"We hope these findings will have the ability to identify people at increased risk for colon cancer, follow them closely and prevent disease or at least catch it early, similar to the approach doctors use in identifying patients at risk of heart disease," says Andrew P. Feinberg, M.D., King Fahd Professor of Medicine in the Kimmel Cancer Center at Johns Hopkins.
At present, the genetic marker blood tests are for research purposes only, Feinberg emphasized. "More efficient tests will take several more years at least to develop," said Feinberg, who with Hengmi Cui, Ph.D., and Marcia Cruz-Correa, M.D., Ph.D., led the study. "We also need to follow patients over time to see if they develop cancer after the test is positive," he added.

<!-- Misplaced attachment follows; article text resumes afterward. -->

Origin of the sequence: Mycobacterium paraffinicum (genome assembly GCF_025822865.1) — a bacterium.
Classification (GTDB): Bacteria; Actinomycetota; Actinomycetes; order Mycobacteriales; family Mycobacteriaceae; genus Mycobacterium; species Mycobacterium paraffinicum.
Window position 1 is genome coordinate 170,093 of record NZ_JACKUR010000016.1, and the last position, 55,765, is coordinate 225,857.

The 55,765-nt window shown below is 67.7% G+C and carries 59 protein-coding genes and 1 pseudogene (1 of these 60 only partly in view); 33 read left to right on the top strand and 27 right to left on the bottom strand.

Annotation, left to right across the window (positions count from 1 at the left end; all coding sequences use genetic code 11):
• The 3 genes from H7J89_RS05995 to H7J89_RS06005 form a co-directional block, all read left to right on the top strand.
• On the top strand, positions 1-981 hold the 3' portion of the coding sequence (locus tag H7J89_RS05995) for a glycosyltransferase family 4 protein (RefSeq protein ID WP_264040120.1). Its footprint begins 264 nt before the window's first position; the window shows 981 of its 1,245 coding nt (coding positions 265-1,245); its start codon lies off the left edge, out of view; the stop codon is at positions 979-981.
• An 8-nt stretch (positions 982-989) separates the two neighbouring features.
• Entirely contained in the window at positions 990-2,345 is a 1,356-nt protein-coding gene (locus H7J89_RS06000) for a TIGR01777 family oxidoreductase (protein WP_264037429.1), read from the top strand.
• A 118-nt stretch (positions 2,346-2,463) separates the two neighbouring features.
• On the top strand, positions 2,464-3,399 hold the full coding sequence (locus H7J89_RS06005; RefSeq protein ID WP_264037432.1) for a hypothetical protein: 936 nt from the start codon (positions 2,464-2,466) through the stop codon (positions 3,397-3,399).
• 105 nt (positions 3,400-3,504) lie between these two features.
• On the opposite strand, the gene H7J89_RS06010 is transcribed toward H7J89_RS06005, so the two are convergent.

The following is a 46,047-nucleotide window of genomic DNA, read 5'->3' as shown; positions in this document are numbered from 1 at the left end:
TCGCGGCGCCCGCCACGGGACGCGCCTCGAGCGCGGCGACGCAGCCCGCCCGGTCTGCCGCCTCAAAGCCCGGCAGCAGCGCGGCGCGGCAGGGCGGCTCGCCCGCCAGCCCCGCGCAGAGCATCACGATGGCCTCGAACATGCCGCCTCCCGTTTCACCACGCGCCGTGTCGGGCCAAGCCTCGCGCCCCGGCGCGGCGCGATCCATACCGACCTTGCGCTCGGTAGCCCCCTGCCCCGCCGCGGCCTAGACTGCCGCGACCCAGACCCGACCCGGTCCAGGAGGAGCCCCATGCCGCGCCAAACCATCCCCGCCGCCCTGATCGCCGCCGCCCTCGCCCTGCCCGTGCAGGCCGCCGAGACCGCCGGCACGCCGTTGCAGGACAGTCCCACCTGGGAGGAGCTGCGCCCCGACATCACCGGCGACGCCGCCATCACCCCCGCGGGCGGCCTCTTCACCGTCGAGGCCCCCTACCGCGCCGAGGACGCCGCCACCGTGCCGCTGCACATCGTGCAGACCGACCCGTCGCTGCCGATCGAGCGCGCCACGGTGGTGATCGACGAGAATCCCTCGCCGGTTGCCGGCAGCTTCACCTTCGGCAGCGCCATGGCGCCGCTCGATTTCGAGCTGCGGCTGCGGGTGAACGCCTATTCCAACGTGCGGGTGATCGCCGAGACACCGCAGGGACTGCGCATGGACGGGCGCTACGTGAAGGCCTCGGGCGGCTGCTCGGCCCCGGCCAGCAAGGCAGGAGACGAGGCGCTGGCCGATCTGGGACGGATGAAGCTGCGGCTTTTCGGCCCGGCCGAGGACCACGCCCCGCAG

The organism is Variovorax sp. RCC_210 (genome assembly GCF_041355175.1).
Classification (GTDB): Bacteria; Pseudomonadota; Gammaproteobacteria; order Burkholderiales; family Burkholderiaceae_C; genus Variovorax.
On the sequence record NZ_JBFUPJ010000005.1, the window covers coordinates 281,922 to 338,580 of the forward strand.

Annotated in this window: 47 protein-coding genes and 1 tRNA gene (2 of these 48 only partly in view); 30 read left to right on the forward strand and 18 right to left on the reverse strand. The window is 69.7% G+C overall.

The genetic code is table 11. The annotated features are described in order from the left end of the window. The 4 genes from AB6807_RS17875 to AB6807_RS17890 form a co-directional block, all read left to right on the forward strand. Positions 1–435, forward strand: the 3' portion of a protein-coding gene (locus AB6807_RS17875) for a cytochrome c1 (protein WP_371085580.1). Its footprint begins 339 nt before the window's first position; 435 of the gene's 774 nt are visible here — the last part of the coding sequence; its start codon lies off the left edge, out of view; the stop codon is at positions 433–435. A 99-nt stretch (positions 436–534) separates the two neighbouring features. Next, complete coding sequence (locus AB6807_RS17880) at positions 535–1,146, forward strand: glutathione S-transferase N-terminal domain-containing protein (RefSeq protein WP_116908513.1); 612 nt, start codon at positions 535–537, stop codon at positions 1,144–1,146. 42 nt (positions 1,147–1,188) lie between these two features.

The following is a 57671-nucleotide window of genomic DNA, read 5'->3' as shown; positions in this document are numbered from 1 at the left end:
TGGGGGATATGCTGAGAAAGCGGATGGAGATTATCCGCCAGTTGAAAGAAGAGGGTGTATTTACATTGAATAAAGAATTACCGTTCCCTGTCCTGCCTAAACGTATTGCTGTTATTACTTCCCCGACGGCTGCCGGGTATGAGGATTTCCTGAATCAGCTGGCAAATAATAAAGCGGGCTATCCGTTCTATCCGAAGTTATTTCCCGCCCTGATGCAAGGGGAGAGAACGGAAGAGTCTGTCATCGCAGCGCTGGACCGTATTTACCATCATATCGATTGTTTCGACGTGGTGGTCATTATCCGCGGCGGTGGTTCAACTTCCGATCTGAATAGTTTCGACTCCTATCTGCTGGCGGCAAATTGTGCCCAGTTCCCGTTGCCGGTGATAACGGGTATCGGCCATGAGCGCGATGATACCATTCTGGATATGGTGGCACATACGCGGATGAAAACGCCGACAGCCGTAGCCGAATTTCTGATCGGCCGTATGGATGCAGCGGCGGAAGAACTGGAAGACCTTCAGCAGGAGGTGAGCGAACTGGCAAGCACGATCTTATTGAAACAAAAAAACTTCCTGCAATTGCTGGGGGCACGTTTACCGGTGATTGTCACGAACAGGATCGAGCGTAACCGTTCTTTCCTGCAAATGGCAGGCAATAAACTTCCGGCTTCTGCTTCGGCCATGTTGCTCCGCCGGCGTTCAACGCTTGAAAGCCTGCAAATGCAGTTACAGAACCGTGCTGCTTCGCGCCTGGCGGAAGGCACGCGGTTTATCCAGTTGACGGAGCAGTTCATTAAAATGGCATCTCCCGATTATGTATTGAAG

Prior research at Hopkins and elsewhere has identified genetic mutations linked specifically to hereditary forms of colon cancer. The genetic information uncovered in this study applies to the much more common forms of colon cancer that occur sporadically among the general population. An estimated 155,000 cases are diagnosed annually in the United States.
Earlier work also by the Feinberg team has shown that a form of gene silencing called loss of imprinting (LOI) in a growth-promoting gene called IGF2 (for insulin like growth factor) is one of the first genetic defects that happen in up to 40 percent of colon cancers. In the new study, the researchers found IGF2-related LOI present in blood samples as well as in colon tissue.